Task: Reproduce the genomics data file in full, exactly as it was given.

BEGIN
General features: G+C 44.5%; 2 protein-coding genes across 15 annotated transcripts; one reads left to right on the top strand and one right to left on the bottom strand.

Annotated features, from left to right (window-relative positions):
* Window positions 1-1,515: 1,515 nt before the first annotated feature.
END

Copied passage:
General features: G+C 44.5%; 2 protein-coding genes across 15 annotated transcripts; one reads left to right on the top strand and one right to left on the bottom strand.

Annotated features, from left to right (window-relative positions):
* Window positions 1-1,515: 1,515 nt before the first annotated feature.